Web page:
Patrick Caleb Ehrman



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By the time students in the United States reach the fourth grade, the majority do not perform at or above the level of proficiency in mathematics (National Assessment of Educational Progress, 2017). A child’s education in mathematics begins at a very young age. One method by which children are introduced to the basic concepts of math is number books. Traditional number books have been found to be successful in promoting mathematical knowledge, but are stagnant in their difficulty, leaving parents to discern ambiguously when their child is ready to move onto more difficult problem-solving (Elia, Heuvel-Panhuizen & Georgiou, 2010). The present study seeks to discern the effectiveness of new eBook technology, as well as the impact parents have on their children's ability to learn. Specifically, does a discrepancy in the magnitude of the pictures in counting books lead to better learning and does the eBook facilitate learning that overcomes a parent’s anxieties in math. Two different eBooks will be read to thirty randomly selected parent-child pairs at the Dayton Metro Library during their summer Family Story Time sessions. Children will be ages 3-5. A survey will be used post reading to measure the parents’ predisposition towards liking or disliking math, as well as their current methods of math instruction in the home. The results of this study will be assessed using a paired samples t-test. This study predicts that the eBook containing discrepancies in image magnitude will facilitate higher quantity and quality of math-based discourse between parent and child. Additionally, the eBook formatting will help combat the impact a parent’s math anxiety has on their child.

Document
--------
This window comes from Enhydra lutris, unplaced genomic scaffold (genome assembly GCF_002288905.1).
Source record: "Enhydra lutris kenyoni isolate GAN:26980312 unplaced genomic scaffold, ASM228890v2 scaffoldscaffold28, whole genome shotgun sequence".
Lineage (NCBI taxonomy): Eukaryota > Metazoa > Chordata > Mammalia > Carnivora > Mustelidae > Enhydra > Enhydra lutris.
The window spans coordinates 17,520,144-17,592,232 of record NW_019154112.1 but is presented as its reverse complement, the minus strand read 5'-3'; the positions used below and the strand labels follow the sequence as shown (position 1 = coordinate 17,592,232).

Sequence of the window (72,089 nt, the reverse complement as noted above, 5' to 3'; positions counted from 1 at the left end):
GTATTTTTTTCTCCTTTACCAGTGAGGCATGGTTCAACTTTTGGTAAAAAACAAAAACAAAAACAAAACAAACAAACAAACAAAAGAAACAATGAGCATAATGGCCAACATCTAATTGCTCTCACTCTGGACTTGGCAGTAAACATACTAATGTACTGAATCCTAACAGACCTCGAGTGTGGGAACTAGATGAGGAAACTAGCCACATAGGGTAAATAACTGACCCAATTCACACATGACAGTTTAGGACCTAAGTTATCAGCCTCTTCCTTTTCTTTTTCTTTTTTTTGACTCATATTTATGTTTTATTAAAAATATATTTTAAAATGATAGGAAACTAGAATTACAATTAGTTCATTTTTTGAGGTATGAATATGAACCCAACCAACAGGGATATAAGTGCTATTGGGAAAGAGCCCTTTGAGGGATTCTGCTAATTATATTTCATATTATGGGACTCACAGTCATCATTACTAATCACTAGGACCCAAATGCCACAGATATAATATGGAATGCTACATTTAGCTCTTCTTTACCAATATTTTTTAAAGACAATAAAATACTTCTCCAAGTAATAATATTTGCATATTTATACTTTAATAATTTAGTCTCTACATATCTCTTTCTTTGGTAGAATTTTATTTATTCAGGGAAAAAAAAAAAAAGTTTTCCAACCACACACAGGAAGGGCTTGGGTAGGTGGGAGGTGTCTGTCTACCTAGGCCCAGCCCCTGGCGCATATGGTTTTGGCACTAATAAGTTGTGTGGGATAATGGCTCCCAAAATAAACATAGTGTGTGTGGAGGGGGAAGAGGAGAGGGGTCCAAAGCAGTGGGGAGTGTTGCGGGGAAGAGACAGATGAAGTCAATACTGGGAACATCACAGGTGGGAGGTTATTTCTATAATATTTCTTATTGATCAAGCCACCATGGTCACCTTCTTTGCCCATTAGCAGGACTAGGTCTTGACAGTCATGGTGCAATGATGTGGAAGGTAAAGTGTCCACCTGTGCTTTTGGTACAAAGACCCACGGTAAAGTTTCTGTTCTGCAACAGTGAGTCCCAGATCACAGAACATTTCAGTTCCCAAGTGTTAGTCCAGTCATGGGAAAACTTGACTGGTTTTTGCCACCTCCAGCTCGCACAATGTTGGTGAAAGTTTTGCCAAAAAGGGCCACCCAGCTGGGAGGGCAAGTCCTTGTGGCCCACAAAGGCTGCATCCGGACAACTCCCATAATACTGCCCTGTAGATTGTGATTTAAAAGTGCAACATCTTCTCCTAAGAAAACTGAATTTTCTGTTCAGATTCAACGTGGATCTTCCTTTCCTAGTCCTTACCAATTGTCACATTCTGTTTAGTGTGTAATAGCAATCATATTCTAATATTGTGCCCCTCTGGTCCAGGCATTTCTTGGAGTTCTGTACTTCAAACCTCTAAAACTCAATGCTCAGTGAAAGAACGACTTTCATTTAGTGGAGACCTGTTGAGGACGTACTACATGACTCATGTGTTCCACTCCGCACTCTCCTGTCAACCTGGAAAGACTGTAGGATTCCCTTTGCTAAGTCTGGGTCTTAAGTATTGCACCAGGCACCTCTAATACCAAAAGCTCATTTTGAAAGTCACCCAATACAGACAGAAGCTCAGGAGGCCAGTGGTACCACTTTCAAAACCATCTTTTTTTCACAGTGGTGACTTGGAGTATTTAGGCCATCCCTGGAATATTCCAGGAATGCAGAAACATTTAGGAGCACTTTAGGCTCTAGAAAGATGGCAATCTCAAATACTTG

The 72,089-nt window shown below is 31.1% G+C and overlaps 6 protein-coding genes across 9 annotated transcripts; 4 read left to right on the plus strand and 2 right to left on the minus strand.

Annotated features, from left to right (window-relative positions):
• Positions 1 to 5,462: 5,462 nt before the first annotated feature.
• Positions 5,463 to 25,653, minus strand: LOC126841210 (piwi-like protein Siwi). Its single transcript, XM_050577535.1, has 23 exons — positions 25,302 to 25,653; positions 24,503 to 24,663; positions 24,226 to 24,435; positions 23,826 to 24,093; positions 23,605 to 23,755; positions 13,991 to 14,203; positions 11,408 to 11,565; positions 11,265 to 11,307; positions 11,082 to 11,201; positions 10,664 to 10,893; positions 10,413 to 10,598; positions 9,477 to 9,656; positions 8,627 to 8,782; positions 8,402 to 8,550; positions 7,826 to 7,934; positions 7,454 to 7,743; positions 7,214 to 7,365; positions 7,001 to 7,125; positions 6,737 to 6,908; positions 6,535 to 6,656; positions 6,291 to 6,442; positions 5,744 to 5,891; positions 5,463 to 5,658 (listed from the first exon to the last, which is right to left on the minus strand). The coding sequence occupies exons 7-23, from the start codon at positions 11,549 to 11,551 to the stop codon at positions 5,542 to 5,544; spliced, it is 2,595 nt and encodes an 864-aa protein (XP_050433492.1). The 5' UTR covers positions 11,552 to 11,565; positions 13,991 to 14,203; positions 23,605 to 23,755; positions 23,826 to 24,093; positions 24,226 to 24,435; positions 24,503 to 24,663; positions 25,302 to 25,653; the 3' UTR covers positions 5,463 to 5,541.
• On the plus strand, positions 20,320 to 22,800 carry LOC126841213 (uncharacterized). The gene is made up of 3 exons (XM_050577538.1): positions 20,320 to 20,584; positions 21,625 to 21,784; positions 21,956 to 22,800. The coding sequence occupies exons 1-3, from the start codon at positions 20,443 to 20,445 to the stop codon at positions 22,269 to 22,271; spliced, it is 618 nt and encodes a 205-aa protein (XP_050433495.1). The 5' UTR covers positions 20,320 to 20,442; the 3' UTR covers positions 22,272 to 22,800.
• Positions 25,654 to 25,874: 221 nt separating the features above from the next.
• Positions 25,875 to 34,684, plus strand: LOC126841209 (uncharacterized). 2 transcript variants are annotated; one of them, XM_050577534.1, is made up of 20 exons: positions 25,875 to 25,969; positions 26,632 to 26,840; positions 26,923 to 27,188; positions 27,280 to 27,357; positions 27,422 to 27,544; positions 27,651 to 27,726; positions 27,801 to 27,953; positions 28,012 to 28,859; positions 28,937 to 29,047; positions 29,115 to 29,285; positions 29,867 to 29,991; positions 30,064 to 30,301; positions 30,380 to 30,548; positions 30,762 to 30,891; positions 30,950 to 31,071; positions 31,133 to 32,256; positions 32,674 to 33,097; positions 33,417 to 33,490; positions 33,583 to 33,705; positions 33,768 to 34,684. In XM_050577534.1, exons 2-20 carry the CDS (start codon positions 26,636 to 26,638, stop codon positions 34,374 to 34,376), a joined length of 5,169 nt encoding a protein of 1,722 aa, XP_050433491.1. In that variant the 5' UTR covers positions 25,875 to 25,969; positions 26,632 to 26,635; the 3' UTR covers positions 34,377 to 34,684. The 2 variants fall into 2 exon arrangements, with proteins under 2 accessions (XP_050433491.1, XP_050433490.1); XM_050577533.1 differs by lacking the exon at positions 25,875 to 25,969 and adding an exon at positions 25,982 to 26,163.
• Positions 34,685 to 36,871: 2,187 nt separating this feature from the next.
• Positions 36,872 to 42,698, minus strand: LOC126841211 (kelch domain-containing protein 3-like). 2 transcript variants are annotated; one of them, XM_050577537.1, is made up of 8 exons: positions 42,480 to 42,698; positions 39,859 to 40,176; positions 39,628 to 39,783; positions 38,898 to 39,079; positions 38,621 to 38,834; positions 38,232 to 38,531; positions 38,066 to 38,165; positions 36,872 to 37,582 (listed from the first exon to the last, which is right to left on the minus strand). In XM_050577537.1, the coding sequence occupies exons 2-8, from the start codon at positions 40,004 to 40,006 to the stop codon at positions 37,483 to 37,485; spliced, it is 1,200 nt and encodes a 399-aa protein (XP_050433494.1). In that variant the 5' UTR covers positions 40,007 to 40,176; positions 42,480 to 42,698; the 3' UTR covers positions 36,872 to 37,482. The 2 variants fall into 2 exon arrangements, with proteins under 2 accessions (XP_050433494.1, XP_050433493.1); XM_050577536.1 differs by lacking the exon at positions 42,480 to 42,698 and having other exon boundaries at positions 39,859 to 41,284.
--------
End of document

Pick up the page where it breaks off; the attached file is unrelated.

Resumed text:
Publication Date


Project Designation

Independent Research

Primary Advisor

Mary Fuhs

Primary Advisor's Department



Stander Symposium project

Impact of Parental Involvement in the use of Adaptive eBook Technology on Preschoolers' Math Skills